No, I won’t tell you what DevOps is. Tell me what you want to achieve instead

by Justin Arbuckle, Vice President Worldwide Transformation & Chief Enterprise Architect

Enough of the navel-gazing and phony definition war. Whether DevOps is a buzzword or not, or what it covers and doesn’t cover, is not a valuable conversation.

Instead, we should focus first and foremost on the outcomes — the specific results our clients are trying to achieve in their business. Otherwise, you begin by, or even worse end up, having a dogmatic argument about methodologies. In spite of the fact that technology and ways of working are just tools — a means to an end.

For today’s CIO, that end is making and rapidly shipping great software, and enabling your teams to adapt over time. This means the software and products get better, and the teams that make the software and products get better, too.


Agile Lean DevOps Outcomes

An effective approach for achieving this, is one I call ALDO – Agile, Lean, DevOps and Outcomes. This begins with a practical discussion about what you’re trying to achieve. Then you consider what combination of approaches will help deliver the results you need.

After all, do our clients really care about whether they fit someone else’s particular definition of DevOps? Or whether they’re doing lean implementation the way Toyota does it?

When the time comes to consider which approach will be of most value, it helps to be clear what is at the core of each.

Agile means making and delivering projects in smaller chunks. This way you’re able to change what you’re building, based on customer feedback, while you’re building it.

Lean means removing every barrier that adds friction to your development process, or adds friction to your attempts to create value for the customer.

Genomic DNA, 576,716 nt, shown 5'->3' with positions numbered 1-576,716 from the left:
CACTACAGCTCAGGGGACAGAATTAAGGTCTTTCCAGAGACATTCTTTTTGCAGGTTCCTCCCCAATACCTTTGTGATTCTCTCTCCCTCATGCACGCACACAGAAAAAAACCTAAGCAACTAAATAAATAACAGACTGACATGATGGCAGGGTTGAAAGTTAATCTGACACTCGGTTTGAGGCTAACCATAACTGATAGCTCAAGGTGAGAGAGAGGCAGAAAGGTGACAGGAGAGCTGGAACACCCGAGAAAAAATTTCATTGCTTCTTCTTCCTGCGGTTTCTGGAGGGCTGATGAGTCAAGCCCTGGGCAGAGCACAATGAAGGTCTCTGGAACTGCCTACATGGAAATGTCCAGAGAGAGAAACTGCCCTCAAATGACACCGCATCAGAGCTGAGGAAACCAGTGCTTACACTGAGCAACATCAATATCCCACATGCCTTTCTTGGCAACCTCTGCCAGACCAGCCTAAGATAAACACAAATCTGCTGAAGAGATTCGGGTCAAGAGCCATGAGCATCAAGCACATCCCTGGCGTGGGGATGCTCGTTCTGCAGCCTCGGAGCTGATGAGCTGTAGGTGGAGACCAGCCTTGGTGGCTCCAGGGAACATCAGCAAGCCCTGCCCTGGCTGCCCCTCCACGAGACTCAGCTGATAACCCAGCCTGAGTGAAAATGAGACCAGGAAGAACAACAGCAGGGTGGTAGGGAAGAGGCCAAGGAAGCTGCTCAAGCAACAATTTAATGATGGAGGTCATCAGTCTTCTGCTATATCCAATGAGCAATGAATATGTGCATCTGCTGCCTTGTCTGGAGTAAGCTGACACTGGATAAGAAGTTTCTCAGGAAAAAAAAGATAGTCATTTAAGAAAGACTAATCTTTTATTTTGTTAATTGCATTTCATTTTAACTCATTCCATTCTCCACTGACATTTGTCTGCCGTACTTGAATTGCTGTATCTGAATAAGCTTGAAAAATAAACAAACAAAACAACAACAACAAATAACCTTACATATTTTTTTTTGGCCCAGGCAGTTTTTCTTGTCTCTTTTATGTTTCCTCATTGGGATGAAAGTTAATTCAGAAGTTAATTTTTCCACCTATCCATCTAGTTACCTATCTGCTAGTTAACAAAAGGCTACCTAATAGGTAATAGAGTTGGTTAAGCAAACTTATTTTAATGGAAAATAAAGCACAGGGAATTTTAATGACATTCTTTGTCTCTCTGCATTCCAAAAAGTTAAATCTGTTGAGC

DevOps is about ensuring that everybody across your organisation who is a stakeholder in the outcome of a particular application, is also stakeholder in its creation. This is best exemplified by the collaboration of Developers – who write the software – with Operations – who run or support the software, from the conception of the project to its conclusion.

Now what task in the world isn’t better tackled by breaking it down into smaller pieces? Or adapting if the task changes? Or using more efficient processes? Or collaborating more?



Finding the Right Approach for You

So you can start to see it’s not really a question of which approach is better, because none of them are ‘better’ than the other, and all are relevant. Which is why the question should be – which approach is most relevant to what you’re trying to achieve?

Ultimately, it is now incredibly important for companies to develop and deploy software at scale, faster and more easily. The rise of software has changed the operating model of entire industries, and increased the pressure on not only the established players, but everyone else, as well.

This has put CIOs in nearly every sector under unprecedented pressure to move faster and deliver software and services that drive business value. Yet software and staffing budgets are not growing significantly.

Zo to do more with less, without burning out your people, you’ve got to do things differently.  You need cultural change and new tools – you need a bespoke combination of Agile, Lean, DevOps, and a relentless focus on Outcomes.

Doing so will help us all start to have more results-based discussions, both with each other and our clients, about what we’re actually trying to achieve.